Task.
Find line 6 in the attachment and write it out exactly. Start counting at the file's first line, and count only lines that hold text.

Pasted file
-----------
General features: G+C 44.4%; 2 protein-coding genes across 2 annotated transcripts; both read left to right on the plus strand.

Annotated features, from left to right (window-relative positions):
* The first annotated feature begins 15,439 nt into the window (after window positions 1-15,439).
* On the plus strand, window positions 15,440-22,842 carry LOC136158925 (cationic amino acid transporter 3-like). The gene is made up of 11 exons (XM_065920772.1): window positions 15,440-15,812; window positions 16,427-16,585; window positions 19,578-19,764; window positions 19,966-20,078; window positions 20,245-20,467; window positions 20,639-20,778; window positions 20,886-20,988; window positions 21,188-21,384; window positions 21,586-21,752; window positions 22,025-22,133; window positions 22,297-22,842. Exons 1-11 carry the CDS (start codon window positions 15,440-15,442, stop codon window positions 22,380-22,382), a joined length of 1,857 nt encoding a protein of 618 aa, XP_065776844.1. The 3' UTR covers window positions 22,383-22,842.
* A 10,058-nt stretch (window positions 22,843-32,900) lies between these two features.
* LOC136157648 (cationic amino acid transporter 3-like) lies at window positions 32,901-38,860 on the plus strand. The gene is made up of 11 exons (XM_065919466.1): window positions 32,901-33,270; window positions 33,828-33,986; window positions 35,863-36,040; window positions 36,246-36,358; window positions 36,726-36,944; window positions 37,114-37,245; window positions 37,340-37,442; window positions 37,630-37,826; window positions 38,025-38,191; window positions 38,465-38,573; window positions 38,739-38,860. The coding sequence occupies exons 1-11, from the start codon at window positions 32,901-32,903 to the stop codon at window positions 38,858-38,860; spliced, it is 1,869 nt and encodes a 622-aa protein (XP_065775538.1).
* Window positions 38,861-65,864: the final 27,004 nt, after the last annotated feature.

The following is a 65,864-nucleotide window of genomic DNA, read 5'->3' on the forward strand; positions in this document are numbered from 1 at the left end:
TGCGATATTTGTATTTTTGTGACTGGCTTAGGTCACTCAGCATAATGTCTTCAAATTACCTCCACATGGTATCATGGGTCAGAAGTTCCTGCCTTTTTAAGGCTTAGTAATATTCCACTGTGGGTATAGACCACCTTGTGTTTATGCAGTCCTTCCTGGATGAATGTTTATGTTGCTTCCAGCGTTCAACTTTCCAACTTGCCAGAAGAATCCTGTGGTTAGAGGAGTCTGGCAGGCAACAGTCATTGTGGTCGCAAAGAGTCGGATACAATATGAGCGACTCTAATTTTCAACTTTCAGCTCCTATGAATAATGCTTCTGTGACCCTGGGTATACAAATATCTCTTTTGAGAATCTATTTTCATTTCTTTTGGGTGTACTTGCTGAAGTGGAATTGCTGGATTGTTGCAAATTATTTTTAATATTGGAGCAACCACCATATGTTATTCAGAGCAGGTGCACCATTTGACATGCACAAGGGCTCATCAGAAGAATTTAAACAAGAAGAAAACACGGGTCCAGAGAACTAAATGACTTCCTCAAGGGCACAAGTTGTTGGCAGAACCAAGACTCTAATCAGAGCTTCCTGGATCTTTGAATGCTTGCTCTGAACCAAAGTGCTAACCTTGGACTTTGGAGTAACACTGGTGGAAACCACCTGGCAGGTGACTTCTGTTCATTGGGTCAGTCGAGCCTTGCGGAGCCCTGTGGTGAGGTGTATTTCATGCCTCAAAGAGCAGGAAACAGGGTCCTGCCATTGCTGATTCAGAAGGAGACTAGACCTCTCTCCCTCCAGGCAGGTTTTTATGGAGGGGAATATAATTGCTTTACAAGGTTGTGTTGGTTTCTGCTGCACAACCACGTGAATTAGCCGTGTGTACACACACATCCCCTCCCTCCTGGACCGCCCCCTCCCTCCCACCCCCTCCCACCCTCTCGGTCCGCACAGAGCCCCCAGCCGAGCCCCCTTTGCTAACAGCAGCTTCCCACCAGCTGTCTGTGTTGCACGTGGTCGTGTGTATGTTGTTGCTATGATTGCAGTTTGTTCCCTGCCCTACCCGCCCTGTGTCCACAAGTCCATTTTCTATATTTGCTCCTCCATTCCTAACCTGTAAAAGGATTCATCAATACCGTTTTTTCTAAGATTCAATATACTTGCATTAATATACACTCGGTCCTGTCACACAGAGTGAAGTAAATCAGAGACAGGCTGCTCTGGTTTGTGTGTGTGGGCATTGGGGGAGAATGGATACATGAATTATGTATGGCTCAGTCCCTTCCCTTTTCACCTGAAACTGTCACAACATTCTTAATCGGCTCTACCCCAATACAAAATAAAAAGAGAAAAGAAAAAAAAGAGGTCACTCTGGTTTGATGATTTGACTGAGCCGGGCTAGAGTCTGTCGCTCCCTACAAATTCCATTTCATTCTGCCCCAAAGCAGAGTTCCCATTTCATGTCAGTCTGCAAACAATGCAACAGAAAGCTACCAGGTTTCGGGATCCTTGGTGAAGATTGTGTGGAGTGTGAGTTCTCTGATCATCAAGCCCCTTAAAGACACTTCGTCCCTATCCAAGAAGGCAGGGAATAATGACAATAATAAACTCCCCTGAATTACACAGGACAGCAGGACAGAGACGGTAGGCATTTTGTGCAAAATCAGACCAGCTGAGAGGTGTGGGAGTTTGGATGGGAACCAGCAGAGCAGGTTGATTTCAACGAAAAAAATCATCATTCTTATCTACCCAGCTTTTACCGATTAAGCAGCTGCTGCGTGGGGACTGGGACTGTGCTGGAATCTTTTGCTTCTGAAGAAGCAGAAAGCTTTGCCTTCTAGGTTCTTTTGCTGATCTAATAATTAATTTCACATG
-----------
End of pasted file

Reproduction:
* LOC136157648 (cationic amino acid transporter 3-like) lies at window positions 32,901-38,860 on the plus strand. The gene is made up of 11 exons (XM_065919466.1): window positions 32,901-33,270; window positions 33,828-33,986; window positions 35,863-36,040; window positions 36,246-36,358; window positions 36,726-36,944; window positions 37,114-37,245; window positions 37,340-37,442; window positions 37,630-37,826; window positions 38,025-38,191; window positions 38,465-38,573; window positions 38,739-38,860. The coding sequence occupies exons 1-11, from the start codon at window positions 32,901-32,903 to the stop codon at window positions 38,858-38,860; spliced, it is 1,869 nt and encodes a 622-aa protein (XP_065775538.1).